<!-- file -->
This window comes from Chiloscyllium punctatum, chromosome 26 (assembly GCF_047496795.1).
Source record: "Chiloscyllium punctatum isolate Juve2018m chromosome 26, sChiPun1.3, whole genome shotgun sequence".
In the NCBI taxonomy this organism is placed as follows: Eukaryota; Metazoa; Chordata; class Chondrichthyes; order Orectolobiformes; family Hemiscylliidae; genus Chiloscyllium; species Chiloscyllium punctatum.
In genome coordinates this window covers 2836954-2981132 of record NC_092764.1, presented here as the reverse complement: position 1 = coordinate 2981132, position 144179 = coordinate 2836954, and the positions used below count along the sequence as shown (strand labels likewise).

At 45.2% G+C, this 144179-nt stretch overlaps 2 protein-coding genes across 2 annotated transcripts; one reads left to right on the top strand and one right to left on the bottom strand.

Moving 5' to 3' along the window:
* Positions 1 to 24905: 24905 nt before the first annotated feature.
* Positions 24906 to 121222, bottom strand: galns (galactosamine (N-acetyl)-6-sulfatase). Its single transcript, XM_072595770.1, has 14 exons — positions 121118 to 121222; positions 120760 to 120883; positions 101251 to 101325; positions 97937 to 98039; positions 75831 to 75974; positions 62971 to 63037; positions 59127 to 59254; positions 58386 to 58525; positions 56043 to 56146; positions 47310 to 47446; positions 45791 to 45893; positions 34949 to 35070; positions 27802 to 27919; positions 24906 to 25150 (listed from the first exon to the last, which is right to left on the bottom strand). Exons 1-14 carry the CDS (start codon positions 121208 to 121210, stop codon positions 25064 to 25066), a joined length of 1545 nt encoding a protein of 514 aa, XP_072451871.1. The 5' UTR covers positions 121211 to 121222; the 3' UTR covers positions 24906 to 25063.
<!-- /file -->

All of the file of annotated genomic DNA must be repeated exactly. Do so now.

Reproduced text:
This window comes from Chiloscyllium punctatum, chromosome 26 (assembly GCF_047496795.1).
Source record: "Chiloscyllium punctatum isolate Juve2018m chromosome 26, sChiPun1.3, whole genome shotgun sequence".
In the NCBI taxonomy this organism is placed as follows: Eukaryota; Metazoa; Chordata; class Chondrichthyes; order Orectolobiformes; family Hemiscylliidae; genus Chiloscyllium; species Chiloscyllium punctatum.
In genome coordinates this window covers 2836954-2981132 of record NC_092764.1, presented here as the reverse complement: position 1 = coordinate 2981132, position 144179 = coordinate 2836954, and the positions used below count along the sequence as shown (strand labels likewise).

At 45.2% G+C, this 144179-nt stretch overlaps 2 protein-coding genes across 2 annotated transcripts; one reads left to right on the top strand and one right to left on the bottom strand.

Moving 5' to 3' along the window:
* Positions 1 to 24905: 24905 nt before the first annotated feature.
* Positions 24906 to 121222, bottom strand: galns (galactosamine (N-acetyl)-6-sulfatase). Its single transcript, XM_072595770.1, has 14 exons — positions 121118 to 121222; positions 120760 to 120883; positions 101251 to 101325; positions 97937 to 98039; positions 75831 to 75974; positions 62971 to 63037; positions 59127 to 59254; positions 58386 to 58525; positions 56043 to 56146; positions 47310 to 47446; positions 45791 to 45893; positions 34949 to 35070; positions 27802 to 27919; positions 24906 to 25150 (listed from the first exon to the last, which is right to left on the bottom strand). Exons 1-14 carry the CDS (start codon positions 121208 to 121210, stop codon positions 25064 to 25066), a joined length of 1545 nt encoding a protein of 514 aa, XP_072451871.1. The 5' UTR covers positions 121211 to 121222; the 3' UTR covers positions 24906 to 25063.